Circular Economy as an Alternative Model

During the twentieth century, as a continuation of the industrial revolution, the capacity to produce and consume increased. As a result, what is known as the linear economy was imposed. In the linear economy model a product or service is purchased, “used” and “thrown away.” At the same time, the world’s human population multiplied and the needs of humanity with it. All this caused an over exploitation of natural resources (coal, oil, etc.) that has generated environmental imbalances. For example, the higher consumption of fossil fuels has produced an increase in the production of CO2 and other greenhouse gases that contribute to global warming. The linear model prioritized short-term economic profitability over environmental and social matters. It is a system that is proving itself unfeasible.

In the Photo: Air pollution. Photo Credit: JuniperPhoton on Unsplash

We must change the model or we will face unprecedented crises. Lack of food, lack of water, and rise in sea levels will cause uncontrolled migratory movements. Imagine that our houses and/or cities disappear as a result of the sea level rising — after all, most of the population is gathered on the coasts.

The circular economy model takes into account environmental, social, and economic matters.

As an alternative to the linear model, the circular economy is a system that seeks to minimize “throwing” and change it by “reusing and recycling.” Ideally we would eliminate “throwing” entirely, which means reusing everything, but that is utopian nowadays. The circular economy model takes into account environmental, social, and economic matters.

The switch to this new system should come from everyone taking initiative. We should work to create an economic system similar to nature’s ecosystem, in which one person’s waste is someone else’s raw material. We should search for synergies constantly.

Governments have to push for this change. For example, the European Union has launched, within the circular economy directive, recycling targets for the next 16 years. This waste management policy has promoted a different hierarchy in which the first objective is to prevent the generation of waste, then reuse, recycle, heat value (the best known is incineration), and as a last resort, deposit waste in a landfill.

In the Photo: Cardboard recycling. Photo Credit: Alfonso Navarro on Unsplash

Investment funds must be more responsible in their investments. For example, the sovereign fund of Norway no longer invests in oil companies or other entities that don’t consider environmental and social matters.

Companies have to achieve production in different ways, even change their business models. A good example is ecodesign, designs that use reusable or recyclable products so they don’t end up in a landfill or in the sea. Ecodesign stands out in comparison to design approaches that only attempt to reduce costs.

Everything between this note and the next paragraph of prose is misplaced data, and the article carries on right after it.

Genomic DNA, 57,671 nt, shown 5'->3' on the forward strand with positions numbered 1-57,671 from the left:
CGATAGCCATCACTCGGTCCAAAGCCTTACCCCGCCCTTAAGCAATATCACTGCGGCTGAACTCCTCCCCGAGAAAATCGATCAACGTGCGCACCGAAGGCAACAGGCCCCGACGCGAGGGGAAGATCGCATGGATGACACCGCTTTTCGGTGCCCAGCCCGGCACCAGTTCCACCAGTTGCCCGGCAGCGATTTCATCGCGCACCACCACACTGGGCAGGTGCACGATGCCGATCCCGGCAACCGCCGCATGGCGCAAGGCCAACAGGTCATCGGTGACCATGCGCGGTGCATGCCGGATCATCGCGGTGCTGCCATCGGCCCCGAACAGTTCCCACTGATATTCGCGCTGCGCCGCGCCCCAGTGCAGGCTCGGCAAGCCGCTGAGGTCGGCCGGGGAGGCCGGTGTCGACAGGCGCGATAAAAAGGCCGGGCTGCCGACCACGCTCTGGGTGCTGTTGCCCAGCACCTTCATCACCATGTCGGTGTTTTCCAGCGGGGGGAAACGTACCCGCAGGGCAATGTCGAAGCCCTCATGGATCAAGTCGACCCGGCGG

In the Photo: Buildings covered with plants. Photo Credit: Chris Barbalis on Unsplash

Citizens should reward companies that promote sustainable models and/or sustainable products, as well as contribute with ideas to improve our habitats. That is our responsibility. For example, Oslo, Norway launched a variety programs that focus on gathering ideas from citizens to turn the city into a one that has a neutral impact on the environment, which means a city that emits “0” and respects the environment.

From my point of view, this necessary change from a linear to a circular economy means new opportunities. A clear example is the biorefinery, which is comprised of chemical companies that can grow or reinvent themselves by extracting value-added compounds from agro-food waste or urban solid waste, instead of oil. There are plenty of initiatives that propose changes in business model, in which you pay for usage and not for the property, car-sharing, fashion, etc.


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We are facing a huge challenge; we have to change the consumption model. We must include in our purchasing criteria the environmental and social approach, and be aware of the waste and emissions that we generate.

The transition from a linear to a circular economy is not simple, but it is necessary. We can do it in a progressive and preventive way or we will have to do it in a corrective and hard way, as happens with natural catastrophes (fires, floods, hurricanes, etc.) that are becoming frequent and more economically significant.

In the Photo: Wildfire. Photo Credit: Marc Szeglat on Unsplash


Editor’s Note: The opinions expressed here by Impakter.com columnists are their own, not those of Impakter.com  — In the Featured Photo: Spinning wheel Featured Photo Credit: Paulo Carrolo on Unsplash
About the Author /

Julio César Aparicio Gaya Bachelor in Chemical Sciences from the Complutense University of Madrid (Spain) and in Sustainable Development from Utrecht University (The Netherlands). Always linked to the Environmental sector, working on projects related to waste water treatment, waste management and treatment, and production and use of microalgae. In addition, he is a co-founder of GreenBoxSpain (https://www.youtube.com/watch?v=p_0xi1ZVoQk ), a start-up whose purpose was to promote recycling (bottles and cans) and responsible consumption. Currently, he is co-founder of “The Recircula”, an association (http://recircula.com/) that promotes the circular economy and he is also the Innovation Director of ECONWARD TECH company (https://www.econward.com/), a technological company that treats and revalues the organic segment of municipal waste.

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